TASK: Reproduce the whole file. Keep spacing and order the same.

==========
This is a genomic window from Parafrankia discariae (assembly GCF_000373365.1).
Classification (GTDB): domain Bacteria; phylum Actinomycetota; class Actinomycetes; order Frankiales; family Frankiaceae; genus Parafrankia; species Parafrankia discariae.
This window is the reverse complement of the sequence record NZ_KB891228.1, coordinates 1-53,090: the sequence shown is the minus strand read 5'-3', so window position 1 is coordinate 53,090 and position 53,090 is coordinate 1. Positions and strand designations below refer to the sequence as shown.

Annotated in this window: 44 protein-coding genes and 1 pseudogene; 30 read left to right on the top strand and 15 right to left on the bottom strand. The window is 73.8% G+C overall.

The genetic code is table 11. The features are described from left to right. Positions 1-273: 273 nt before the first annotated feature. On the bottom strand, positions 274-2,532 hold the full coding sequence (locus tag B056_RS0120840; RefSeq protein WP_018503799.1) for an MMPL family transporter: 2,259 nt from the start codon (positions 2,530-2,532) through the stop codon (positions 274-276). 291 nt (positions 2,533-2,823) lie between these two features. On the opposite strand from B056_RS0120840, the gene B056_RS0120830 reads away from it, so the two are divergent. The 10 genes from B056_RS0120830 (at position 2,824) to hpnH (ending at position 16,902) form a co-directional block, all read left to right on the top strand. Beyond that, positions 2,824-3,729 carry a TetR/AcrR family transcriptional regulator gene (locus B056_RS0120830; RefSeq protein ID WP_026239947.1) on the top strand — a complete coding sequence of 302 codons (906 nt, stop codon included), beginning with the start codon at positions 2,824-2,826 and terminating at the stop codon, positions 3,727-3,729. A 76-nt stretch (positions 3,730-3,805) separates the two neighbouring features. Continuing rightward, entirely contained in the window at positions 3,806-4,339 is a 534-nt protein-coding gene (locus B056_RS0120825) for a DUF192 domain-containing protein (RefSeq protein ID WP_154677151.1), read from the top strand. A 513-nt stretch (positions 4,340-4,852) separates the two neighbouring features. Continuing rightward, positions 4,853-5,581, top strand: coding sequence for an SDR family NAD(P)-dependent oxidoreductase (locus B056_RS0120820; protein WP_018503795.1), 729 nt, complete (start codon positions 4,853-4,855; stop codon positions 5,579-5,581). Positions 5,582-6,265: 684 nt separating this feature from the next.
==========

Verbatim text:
This is a genomic window from Parafrankia discariae (assembly GCF_000373365.1).
Classification (GTDB): domain Bacteria; phylum Actinomycetota; class Actinomycetes; order Frankiales; family Frankiaceae; genus Parafrankia; species Parafrankia discariae.
This window is the reverse complement of the sequence record NZ_KB891228.1, coordinates 1-53,090: the sequence shown is the minus strand read 5'-3', so window position 1 is coordinate 53,090 and position 53,090 is coordinate 1. Positions and strand designations below refer to the sequence as shown.

Annotated in this window: 44 protein-coding genes and 1 pseudogene; 30 read left to right on the top strand and 15 right to left on the bottom strand. The window is 73.8% G+C overall.

The genetic code is table 11. The features are described from left to right. Positions 1-273: 273 nt before the first annotated feature. On the bottom strand, positions 274-2,532 hold the full coding sequence (locus tag B056_RS0120840; RefSeq protein WP_018503799.1) for an MMPL family transporter: 2,259 nt from the start codon (positions 2,530-2,532) through the stop codon (positions 274-276). 291 nt (positions 2,533-2,823) lie between these two features. On the opposite strand from B056_RS0120840, the gene B056_RS0120830 reads away from it, so the two are divergent. The 10 genes from B056_RS0120830 (at position 2,824) to hpnH (ending at position 16,902) form a co-directional block, all read left to right on the top strand. Beyond that, positions 2,824-3,729 carry a TetR/AcrR family transcriptional regulator gene (locus B056_RS0120830; RefSeq protein ID WP_026239947.1) on the top strand — a complete coding sequence of 302 codons (906 nt, stop codon included), beginning with the start codon at positions 2,824-2,826 and terminating at the stop codon, positions 3,727-3,729. A 76-nt stretch (positions 3,730-3,805) separates the two neighbouring features. Continuing rightward, entirely contained in the window at positions 3,806-4,339 is a 534-nt protein-coding gene (locus B056_RS0120825) for a DUF192 domain-containing protein (RefSeq protein ID WP_154677151.1), read from the top strand. A 513-nt stretch (positions 4,340-4,852) separates the two neighbouring features. Continuing rightward, positions 4,853-5,581, top strand: coding sequence for an SDR family NAD(P)-dependent oxidoreductase (locus B056_RS0120820; protein WP_018503795.1), 729 nt, complete (start codon positions 4,853-4,855; stop codon positions 5,579-5,581). Positions 5,582-6,265: 684 nt separating this feature from the next.